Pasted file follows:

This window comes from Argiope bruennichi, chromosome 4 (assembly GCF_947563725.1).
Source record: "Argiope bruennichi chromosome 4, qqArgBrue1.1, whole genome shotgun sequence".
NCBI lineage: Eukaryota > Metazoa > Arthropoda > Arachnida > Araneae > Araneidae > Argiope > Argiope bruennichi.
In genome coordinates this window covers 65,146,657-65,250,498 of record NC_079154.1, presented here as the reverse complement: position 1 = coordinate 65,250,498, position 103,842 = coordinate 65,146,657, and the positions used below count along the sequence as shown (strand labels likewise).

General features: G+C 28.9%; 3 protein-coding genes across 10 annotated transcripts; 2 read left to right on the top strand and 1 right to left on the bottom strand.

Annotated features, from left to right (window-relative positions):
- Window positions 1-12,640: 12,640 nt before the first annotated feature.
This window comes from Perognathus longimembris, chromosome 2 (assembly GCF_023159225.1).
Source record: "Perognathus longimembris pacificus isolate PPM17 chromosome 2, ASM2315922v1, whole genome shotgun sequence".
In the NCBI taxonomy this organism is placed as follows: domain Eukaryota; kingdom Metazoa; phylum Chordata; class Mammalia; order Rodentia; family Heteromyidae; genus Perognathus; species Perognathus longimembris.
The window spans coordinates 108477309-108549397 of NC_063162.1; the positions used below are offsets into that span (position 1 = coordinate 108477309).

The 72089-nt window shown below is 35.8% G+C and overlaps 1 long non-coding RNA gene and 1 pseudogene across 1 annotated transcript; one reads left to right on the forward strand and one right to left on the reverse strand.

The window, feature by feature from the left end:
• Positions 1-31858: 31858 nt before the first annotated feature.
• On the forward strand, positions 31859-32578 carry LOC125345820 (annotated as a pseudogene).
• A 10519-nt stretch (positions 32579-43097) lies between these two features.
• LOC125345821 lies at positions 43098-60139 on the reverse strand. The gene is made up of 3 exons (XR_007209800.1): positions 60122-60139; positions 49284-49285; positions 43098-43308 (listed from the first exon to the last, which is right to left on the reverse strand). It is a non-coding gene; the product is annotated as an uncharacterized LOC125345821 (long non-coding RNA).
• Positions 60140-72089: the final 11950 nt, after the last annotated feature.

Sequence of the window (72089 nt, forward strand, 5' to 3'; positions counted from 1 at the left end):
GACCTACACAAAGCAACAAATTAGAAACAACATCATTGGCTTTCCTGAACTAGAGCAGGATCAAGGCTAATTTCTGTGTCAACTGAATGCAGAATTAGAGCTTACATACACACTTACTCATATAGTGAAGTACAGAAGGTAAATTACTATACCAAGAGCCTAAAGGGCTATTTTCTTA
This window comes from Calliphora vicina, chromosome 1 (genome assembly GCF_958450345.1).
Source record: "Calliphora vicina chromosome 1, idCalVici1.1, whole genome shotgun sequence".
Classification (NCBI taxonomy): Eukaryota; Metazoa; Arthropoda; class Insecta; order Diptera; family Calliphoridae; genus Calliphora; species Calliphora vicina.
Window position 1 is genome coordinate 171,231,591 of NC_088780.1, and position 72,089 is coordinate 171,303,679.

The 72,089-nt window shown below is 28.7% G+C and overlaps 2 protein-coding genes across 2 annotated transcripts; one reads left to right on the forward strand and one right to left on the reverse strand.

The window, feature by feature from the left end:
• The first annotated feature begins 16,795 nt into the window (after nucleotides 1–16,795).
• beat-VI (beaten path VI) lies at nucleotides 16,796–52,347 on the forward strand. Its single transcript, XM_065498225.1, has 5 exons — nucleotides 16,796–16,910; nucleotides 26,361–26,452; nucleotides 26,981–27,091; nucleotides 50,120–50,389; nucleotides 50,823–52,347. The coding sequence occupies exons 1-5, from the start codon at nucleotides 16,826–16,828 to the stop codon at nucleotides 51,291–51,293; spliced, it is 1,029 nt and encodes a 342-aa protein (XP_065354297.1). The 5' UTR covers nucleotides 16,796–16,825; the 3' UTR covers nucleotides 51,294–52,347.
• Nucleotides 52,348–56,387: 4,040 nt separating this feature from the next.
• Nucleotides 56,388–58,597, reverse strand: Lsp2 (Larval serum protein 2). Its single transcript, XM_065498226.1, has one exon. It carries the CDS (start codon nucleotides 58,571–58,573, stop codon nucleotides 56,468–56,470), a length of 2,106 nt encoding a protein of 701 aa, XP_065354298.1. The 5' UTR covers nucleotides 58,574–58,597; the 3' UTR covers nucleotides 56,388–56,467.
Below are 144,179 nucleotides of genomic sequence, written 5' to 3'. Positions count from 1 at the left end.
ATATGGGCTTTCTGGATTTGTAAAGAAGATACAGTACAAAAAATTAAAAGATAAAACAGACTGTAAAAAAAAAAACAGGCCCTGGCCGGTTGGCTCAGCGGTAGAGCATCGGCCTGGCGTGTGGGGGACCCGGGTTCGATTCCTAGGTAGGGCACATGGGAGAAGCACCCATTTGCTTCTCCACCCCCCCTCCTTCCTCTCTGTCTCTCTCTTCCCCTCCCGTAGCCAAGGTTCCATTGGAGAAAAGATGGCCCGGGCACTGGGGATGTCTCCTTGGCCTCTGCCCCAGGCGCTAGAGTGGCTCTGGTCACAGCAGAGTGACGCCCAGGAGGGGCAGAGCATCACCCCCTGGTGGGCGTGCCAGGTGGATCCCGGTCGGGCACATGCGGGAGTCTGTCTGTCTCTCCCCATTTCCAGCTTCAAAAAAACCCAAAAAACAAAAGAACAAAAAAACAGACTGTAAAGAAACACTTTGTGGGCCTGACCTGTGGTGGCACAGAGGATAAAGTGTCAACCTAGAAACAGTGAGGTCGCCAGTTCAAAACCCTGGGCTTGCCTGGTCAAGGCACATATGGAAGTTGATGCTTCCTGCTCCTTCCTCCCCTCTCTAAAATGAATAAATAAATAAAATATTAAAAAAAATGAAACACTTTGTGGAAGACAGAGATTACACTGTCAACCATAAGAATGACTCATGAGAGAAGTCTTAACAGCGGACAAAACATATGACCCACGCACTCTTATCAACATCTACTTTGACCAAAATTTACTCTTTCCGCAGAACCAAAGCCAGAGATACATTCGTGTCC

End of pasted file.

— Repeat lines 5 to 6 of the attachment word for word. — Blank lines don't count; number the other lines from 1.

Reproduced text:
General features: G+C 28.9%; 3 protein-coding genes across 10 annotated transcripts; 2 read left to right on the top strand and 1 right to left on the bottom strand.

Annotated features, from left to right (window-relative positions):